Deer Hunters, that fill their tags routinely, understand Good Scents. Commercial grade scents are expensive. A shot glass full of Code Blue or Tink’s 69 can cost $20. Using scents is important to attract deer, attract Bucks, cover human scent, or de-scent gear and clothes.

Back in the Day, hunters used what they had to deal with scent. A cover scent may have been to tred into several cow patties on the way to the stand. An attractant scent meant stomping onto apples as you trekked into the woods. Storing your gear and clothes in a large sack stuffed with fresh leaves, or acorns, would cover your scents.

Today we have clothes threaded with silver to illuminate scent. HECS clothing masks your electromagnetic fields, thanks to thin wires woven into the fabric.

Scent wafers can mimic dirt, apples, pine, or just smell like deer. Other critter scents are used for attraction or masking. Sprays, mists, washes, detergents, and treats. Scents add stink to cover stink!

Deer are masters at using their noses to sniff out danger. If you are upwind of a deer, your odor will always give you away. The only time when scent helps the hunter is when the Rut is going on. Bucks, or Bulls, focus on mating, and fail to smell out hunters or other dangers. When they are distracted by a more powerful scent, they neglect to smell danger.

In Montana, elk always win when scent is an issue. You could take a shower in non-scent and use every other scent cover, and still get busted. After just a few minutes marching afield, and human sweat takes over. The only real solution is to always hunt into the wind. This works great until the wind swirls.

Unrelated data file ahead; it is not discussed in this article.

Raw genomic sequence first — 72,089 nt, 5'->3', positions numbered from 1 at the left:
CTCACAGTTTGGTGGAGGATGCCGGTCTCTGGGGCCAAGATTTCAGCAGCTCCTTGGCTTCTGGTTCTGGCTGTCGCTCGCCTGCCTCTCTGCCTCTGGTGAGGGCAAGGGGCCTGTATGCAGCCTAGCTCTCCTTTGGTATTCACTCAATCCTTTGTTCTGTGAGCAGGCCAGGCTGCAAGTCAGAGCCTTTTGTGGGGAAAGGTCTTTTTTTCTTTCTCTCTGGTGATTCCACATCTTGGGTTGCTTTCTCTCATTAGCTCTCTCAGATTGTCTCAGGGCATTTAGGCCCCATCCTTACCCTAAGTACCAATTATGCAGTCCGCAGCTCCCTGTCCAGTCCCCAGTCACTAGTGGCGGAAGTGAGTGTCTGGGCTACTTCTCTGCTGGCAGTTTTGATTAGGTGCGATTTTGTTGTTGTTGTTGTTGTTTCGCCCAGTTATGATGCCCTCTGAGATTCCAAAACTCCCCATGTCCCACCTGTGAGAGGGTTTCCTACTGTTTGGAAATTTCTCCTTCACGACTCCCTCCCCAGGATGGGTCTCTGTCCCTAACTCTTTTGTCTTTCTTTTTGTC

We used to make our own Western Maryland scents. If someone tagged a deer, they would share the “Stinkers”. Tarsal glands found on the inside back knees were full of scent. We carefully sliced them off and pinned them to our pantlegs. Hooves could also be cut off and placed into a mesh sack, that was dragged behind the hunter. Placing the Tarsals where you wanted the deer to stand was also important. Freezing them allowed them to be reused and re-scented. Use latex gloves when handling these powerful scent glands.

Buck urine was used to enrage other bucks. Doe urine was used as an attractant. Labeling the containers helped. Different scents mean different strategies. To remove fresh urine, we used a large syringe. I used the same syringe that I inflated Bass fishing rubber worms with. Do this before you dress the downed critter. Trim away just enough hide, in the pelvic area, to expose the bladder. Now use the needle of a syringe, like a Turkey Injector style syringe, to draw out the urine. Inject it into a glass container, and label/date.

Latex gloves are always a good idea when handling scents. You never want a human scent to contaminate the wild stink. You also keep your skin from stinking for days.

To use the urine scent, we placed cotton balls into a 35mm film canister. This is when film was still used in a camera. A string between the lid and cannister allowed us to hang the Scent Bomb in a small branch. Reflective tape wrapped around the cannister helped us find them after dark. Each time afield, we freshened our cotton with fresh urine. You can do the same with commercial liquid scents. All scents are best kept refrigerated. You can also freeze unused scent for the next season. Spoiled urine has a rank and different aroma.